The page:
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Sheltering Homeless More Complicated Than Just Counting Beds

City workers, police and social workers clear out a camp along Central Parkway, Thursday morning.
Bill Rinehart
City workers, police and social workers clear out a camp along Central Parkway, Thursday morning.

Despite local shelters saying they have room, and a now county-wide order blocking tent cities, some homeless people are still living outdoors in Hamilton County. Advocates say that's because there are homeless people beyond the ones most visible on the streets, and there aren't enough beds to help everyone.

Kevin Finn of Strategies to End Homelessness, an organization that works with shelters, says there is a complicated formula to determine space. "Part of what has to happen every day is sorting out who really needs to be in a shelter bed right now, versus who has other options," he explains.

Those other options include staying with family or friends. Finn says people who would be sleeping outside have the highest priority for a shelter bed.

There are some limits: No shelters in the county will accept a couple who don't have children and let them stay together as a couple. Those convicted of a sex crime also are ineligible. 

A camp under Fort Washington Way was broken up by the city last week. Shelterhouse social workers reported that of the 22 people staying there regularly, 20 were eligible to stay at the shelter. One person had been barred, and another was a registered sex offender and unable to stay at any Hamilton County shelter.

Finn says of those 20 who could have been accepted at a shelter, none went. "My guess would be that either they could not be sheltered as a couple or due to mental health or substance abuse issues."

He says he believes that's behind most of those who say they don't want to be in a shelter. "I tend to regard that as the illness speaking more so than the person making a decision."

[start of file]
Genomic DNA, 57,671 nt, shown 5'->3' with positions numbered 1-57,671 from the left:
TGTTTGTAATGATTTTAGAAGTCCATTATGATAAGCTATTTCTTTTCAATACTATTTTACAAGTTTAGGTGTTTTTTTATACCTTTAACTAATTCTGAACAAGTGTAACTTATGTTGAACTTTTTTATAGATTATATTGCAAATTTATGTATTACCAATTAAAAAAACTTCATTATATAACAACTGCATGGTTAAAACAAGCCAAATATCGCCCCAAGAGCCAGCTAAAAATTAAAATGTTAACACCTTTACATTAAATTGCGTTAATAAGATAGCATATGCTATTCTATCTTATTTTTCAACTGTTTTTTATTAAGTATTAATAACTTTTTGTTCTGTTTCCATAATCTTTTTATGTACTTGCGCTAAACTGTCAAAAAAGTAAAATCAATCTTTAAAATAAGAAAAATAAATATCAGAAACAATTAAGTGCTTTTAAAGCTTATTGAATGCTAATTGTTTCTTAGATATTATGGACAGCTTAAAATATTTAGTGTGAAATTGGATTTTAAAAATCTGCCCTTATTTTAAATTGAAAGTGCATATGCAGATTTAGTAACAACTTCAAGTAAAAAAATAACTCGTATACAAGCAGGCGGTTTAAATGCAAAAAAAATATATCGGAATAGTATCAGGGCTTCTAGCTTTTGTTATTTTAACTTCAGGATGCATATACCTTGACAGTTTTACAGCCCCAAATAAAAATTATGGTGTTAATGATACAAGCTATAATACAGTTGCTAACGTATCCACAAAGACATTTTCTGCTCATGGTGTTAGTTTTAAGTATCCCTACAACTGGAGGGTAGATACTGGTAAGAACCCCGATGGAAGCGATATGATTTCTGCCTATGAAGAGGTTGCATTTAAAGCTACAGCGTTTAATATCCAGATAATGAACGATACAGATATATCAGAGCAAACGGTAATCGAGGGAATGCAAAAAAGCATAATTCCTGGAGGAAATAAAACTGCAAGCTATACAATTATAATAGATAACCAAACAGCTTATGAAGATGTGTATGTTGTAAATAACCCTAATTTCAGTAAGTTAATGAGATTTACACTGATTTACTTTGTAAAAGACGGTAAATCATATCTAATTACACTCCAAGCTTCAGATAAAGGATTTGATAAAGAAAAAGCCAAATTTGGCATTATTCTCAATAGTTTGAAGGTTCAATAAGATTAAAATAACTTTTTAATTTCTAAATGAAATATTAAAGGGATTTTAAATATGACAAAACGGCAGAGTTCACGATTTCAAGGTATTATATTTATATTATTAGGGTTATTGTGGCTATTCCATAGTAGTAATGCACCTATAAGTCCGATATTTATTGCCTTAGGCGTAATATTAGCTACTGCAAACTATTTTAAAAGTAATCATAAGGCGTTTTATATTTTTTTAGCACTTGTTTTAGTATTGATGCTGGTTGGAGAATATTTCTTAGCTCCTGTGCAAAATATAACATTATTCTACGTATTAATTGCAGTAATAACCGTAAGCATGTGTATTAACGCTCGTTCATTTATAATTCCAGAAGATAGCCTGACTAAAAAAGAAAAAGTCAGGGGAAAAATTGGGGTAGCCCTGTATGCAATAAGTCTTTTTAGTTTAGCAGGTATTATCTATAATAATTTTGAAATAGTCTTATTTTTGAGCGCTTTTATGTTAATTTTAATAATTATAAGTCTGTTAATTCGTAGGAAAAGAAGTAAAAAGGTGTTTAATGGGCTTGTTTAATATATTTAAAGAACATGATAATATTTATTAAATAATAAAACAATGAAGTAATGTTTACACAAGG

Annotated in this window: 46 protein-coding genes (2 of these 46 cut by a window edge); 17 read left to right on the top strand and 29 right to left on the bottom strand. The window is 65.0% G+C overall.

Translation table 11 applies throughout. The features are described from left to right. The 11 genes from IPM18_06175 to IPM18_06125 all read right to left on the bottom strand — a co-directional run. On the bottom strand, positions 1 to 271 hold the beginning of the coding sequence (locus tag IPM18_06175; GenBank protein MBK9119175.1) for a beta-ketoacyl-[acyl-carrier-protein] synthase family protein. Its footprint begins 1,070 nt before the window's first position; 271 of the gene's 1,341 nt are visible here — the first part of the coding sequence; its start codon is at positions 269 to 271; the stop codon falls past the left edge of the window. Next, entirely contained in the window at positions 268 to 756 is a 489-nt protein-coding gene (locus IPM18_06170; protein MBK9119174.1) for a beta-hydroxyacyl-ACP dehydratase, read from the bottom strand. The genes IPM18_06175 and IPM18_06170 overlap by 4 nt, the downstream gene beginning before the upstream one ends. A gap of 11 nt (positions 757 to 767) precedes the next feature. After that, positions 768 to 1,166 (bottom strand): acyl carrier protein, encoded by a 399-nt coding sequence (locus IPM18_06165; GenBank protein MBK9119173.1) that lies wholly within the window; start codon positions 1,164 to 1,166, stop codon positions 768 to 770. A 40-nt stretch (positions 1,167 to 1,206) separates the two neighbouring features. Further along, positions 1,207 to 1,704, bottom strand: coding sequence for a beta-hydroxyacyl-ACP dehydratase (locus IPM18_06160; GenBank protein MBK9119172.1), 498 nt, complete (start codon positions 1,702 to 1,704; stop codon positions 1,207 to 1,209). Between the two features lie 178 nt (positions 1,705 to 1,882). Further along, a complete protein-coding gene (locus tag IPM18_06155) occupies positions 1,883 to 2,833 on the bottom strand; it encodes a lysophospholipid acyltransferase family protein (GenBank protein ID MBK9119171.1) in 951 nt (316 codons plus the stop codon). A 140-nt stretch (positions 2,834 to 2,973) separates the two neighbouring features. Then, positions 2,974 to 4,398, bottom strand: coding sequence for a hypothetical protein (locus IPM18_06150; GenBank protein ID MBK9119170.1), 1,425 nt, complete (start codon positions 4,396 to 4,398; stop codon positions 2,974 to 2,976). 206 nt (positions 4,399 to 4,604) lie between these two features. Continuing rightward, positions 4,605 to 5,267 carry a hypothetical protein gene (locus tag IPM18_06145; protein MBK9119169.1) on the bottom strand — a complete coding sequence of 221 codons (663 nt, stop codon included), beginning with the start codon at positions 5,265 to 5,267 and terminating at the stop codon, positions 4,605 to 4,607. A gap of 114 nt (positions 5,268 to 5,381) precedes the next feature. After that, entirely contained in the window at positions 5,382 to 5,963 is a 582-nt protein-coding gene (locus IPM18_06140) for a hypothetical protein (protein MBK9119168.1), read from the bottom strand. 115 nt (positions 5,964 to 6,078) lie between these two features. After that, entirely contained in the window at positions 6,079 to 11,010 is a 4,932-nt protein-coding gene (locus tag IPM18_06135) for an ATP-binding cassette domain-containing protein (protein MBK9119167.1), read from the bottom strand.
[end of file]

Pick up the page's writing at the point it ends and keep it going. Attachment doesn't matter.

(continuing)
Finn says someone going to a shelter is more likely to get the help they need, even if they don't spend the night there. He says two new facilities, Shelterhouse and City Gospel Mission, have been able to increase their services.

For the rest, Finn says, "most of the people in the camps, while they are opting not to go into a shelter, according to our street outreach workers, most of them would accept some sort of permanent housing option if it were offered to them."

Police broke up an encampment Thursday morning and within a couple of hours, another sprang up on Gilbert Avenue at Elsinore. That prompted the prosecutor's office to request and receive a court order blocking homeless encampments everywhere in Hamilton County. A previous order only covered the area south of the Norwood Lateral, and between Interstates 71 and 75.

Finn says what's been spent on attorney fees in the last two weeks would probably provide housing for a lot of people.

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Rinehart has been a radio reporter since 1994 with positions in markets like Omaha and Lincoln, Nebraska; Sioux City, Iowa; Dayton, Ohio: and most recently as senior correspondent and anchor for Cincinnati’s WLW-AM.